In Despairs Had Governed Me Too Long, the Sweden-based ensemble has created a gorgeous, 56-minute atmospheric field. The piece was composed by Skogen's founder, Magnus Granberg, who derived the harmonic and rhythmic foundations from 17th-century English composer John Dowland's song ''If My Complaints Could Passions Move.'' From this compositional jumping-off point, the group unfolds a gracefully meandering improvisation. It's a quiet space, but it is not silent: the piece is full of sounds that arise and disappear within the unobtrusive, hypnotic environment. Expansive single notes and pure chimes predominate, with discreet background evolutions that include tiny pools of dissonance, prisms of electronic shards, and sensitive drones. These shifting sounds are exquisitely paced, creating a harmonious progression that's both generous and patient.

And just as a forest welcomes all noises within it, this music mingles beautifully with the sounds of everyday life. If one plays the CD on a sunny spring day, the song gratefully accepts lawnmowers, children's laughter, and barking dogs. Likewise, during stormy weather, the music has space for raindrop patter, thunder rumbles, and the coo of a mourning dove. That's how wide-open this work is: the piece stands alone, and it is most definitely ''finished,'' but it is also receptive to changes and additions from the environment it is played in, which is a truly remarkable achievement.

As for the title, the piece does feel like the prolonged sensation of waking up after a long and perhaps despairing sleep. The music offers a host of subtle sensations, a slow thoughtful journey that shines a light and speaks of hope. This is a graceful, peaceful, meditative mindscape: it is life-affirming and, in the quietest way possible, wildly exciting. Perhaps this is what it sounds like to hunt for mushrooms in a hushed and ancient forest, with ears that are wide-open and free.”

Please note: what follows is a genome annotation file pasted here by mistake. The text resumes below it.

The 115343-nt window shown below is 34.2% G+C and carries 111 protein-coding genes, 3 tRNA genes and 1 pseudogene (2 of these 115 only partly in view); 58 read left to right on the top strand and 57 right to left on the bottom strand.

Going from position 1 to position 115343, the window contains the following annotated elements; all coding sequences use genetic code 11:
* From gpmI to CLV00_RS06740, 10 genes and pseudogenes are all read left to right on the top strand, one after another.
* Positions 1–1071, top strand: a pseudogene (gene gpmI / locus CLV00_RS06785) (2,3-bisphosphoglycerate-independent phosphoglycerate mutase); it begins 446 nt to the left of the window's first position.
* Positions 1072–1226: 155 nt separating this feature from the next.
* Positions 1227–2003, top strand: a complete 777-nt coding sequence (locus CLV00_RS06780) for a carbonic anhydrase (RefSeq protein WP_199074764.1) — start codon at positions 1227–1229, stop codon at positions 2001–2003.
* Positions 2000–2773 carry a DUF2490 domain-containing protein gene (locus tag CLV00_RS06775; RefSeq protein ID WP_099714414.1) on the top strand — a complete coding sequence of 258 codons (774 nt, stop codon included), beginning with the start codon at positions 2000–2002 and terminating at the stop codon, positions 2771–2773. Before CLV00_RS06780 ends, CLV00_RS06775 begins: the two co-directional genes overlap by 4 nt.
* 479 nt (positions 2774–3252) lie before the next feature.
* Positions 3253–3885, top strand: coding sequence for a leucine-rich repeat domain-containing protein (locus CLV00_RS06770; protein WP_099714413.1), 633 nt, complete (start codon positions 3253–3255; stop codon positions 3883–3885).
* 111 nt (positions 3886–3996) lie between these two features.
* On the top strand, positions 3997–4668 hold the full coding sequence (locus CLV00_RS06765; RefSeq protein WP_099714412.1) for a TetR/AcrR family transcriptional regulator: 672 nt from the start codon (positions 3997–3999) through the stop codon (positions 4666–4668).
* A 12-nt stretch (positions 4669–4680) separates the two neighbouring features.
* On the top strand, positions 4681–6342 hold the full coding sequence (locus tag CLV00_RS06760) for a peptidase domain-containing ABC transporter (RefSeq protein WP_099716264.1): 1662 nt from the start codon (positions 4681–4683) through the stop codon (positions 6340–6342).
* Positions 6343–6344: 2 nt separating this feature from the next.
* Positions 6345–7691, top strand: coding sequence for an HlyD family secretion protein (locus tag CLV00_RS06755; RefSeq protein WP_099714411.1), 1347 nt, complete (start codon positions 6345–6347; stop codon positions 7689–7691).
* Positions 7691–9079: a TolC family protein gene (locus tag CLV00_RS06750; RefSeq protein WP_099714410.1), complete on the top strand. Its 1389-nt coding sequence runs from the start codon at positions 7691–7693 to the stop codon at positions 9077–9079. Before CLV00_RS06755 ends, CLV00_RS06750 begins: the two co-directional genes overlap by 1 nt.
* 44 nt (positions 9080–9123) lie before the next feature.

Florence Wetzel, Squid’s Ear

“Med Despairs had governed me too long kommer Magnus Granbergs Skogen med sin tredje skiva på det välrenommerade brittiska bolaget Another Timbre. Liksom ensemblens inspelning av Anders Dahls Rows (också släppt på Another Timbre) är Despairs inspelad i Stockholm i november 2012. Despairs framfördes även live på Sound of Stockholm i samma månad och i min recension i Svenska Dagbladet skrev jag ”det är ett mycket vackert stycke musik i det långa formatet, framfört med fingertoppskänsla av ensemblen.”

När jag nu hör stycket igen – i en studioinspelning av Janne Hansson i Atlantis studio – har jag ingen anledning att ändra mig. Med utgångspunkt i harmoniken och rytmiken i ett stycke av John Dowland (1563-1626) skapar tiomannabandet ett subtilt mästerverk. Melankolin kan ibland förlama, här är den istället en förutsättning för kreativiteten. Att det faktiskt är tio personer i ensemblen är svårt att greppa. Ingen sticker ut, samtidigt visar alla prov på stor känslighet.

Vad det är man egentligen hör förvirrar många gånger. Är det överhuvudtaget komponerad eller improviserad musik? En försiktighet tycks genomsyra framförandet av stycket, samtidigt är varje klang så ytterst självklar och medveten. Man tycker sig höra melodiska mönster, men man kan inte vara helt säker. Kanske är bara materialet bekant, utan att man faktiskt hört det tidigare. Kanske är det just denna osäkerhet som bär fram stycket i hela dess 57 minuter. För trots att det befinner sig inom ett relativt begränsat stämningsområde tappar det aldrig i koncentration. Ensemblen lyckas tvärtom vända koncentrationen inåt mot varje klang så att varje moment blir berättigat.

I en intervju med Magnus Granberg på Another Timbres hemsida talar han om hur den improviserade musiken under de senaste åren genomgått en form av konsolidering sedan språnget på 1990-talet. Han öppnar också för att en del anser att den istället har stagnerat. Å andra sidan har den nutida komponerade musiken – post-Cage, post-Feldman – öppnat upp sig för det improviserade elementet. Pratar man i allmänna termer är jag själv av åsikten att man många gånger kan prata om stagnation. Dock inte i det specifika fallet Skogen. Om än musiken på deras tre skivor har ett liknande stämningsläge, hittar man i detaljerna olika uttryck. Snarare gräver de sig djupare ner i ett uttryck som väldigt få – såväl i Sverige som annorstädes – behärskar. Att på det här sättet våga stanna upp och inte rusa vidare är beundransvärt. Och det är långt kvar tills frukten blir övermogen och faller ner till backen.”

Magnus Nygren, Sound of Music

“Troisième disque de l'ensemble Skogen sur le label another timbre, Despairs had governed me too long est une longue composition de près d'une heure de Magnus Granberg, comme sur le premier opus. Les musiciens sont à peu près identiques : Magnus Granberg au piano et à la clarinette, Leo Svensson Sander au violoncelle, John Eriksson au marimba et vibraphone, Toshimaru Nakamura à la table de mixage, Petter Wästberg aux micro contacts et objets, Angharad Davies et Anna Lindal au violon, Ko Ishikawa au sho, Erik Carlsson aux percussions, et Henrik Olsson aux bols et verres.